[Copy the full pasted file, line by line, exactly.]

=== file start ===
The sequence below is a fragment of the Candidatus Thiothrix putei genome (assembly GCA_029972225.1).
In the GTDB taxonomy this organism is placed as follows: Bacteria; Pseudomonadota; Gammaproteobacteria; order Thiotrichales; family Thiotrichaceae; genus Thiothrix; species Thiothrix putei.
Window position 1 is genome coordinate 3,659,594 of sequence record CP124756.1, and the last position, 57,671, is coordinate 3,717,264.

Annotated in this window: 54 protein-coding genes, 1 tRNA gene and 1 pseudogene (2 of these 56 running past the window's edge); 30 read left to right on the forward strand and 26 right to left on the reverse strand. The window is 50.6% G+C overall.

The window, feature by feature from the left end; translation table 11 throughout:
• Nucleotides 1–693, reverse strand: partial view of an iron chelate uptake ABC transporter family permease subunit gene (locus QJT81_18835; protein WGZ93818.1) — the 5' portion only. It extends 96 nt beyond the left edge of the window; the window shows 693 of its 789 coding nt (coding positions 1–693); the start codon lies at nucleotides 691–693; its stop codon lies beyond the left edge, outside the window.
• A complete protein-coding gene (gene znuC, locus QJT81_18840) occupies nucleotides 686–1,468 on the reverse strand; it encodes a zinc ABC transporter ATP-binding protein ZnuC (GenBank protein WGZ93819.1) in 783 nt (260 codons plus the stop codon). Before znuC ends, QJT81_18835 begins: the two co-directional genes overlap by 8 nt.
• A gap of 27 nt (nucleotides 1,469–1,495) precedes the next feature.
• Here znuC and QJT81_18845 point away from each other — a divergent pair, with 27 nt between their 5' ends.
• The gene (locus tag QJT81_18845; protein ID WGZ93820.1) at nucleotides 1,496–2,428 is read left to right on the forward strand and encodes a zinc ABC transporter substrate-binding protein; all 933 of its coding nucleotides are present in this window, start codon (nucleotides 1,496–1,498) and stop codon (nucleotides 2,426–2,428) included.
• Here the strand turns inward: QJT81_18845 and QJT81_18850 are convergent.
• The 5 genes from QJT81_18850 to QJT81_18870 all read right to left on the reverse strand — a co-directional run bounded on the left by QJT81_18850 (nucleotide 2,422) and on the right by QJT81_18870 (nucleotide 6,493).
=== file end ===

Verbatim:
The sequence below is a fragment of the Candidatus Thiothrix putei genome (assembly GCA_029972225.1).
In the GTDB taxonomy this organism is placed as follows: Bacteria; Pseudomonadota; Gammaproteobacteria; order Thiotrichales; family Thiotrichaceae; genus Thiothrix; species Thiothrix putei.
Window position 1 is genome coordinate 3,659,594 of sequence record CP124756.1, and the last position, 57,671, is coordinate 3,717,264.

Annotated in this window: 54 protein-coding genes, 1 tRNA gene and 1 pseudogene (2 of these 56 running past the window's edge); 30 read left to right on the forward strand and 26 right to left on the reverse strand. The window is 50.6% G+C overall.

The window, feature by feature from the left end; translation table 11 throughout:
• Nucleotides 1–693, reverse strand: partial view of an iron chelate uptake ABC transporter family permease subunit gene (locus QJT81_18835; protein WGZ93818.1) — the 5' portion only. It extends 96 nt beyond the left edge of the window; the window shows 693 of its 789 coding nt (coding positions 1–693); the start codon lies at nucleotides 691–693; its stop codon lies beyond the left edge, outside the window.
• A complete protein-coding gene (gene znuC, locus QJT81_18840) occupies nucleotides 686–1,468 on the reverse strand; it encodes a zinc ABC transporter ATP-binding protein ZnuC (GenBank protein WGZ93819.1) in 783 nt (260 codons plus the stop codon). Before znuC ends, QJT81_18835 begins: the two co-directional genes overlap by 8 nt.
• A gap of 27 nt (nucleotides 1,469–1,495) precedes the next feature.
• Here znuC and QJT81_18845 point away from each other — a divergent pair, with 27 nt between their 5' ends.
• The gene (locus tag QJT81_18845; protein ID WGZ93820.1) at nucleotides 1,496–2,428 is read left to right on the forward strand and encodes a zinc ABC transporter substrate-binding protein; all 933 of its coding nucleotides are present in this window, start codon (nucleotides 1,496–1,498) and stop codon (nucleotides 2,426–2,428) included.
• Here the strand turns inward: QJT81_18845 and QJT81_18850 are convergent.
• The 5 genes from QJT81_18850 to QJT81_18870 all read right to left on the reverse strand — a co-directional run bounded on the left by QJT81_18850 (nucleotide 2,422) and on the right by QJT81_18870 (nucleotide 6,493).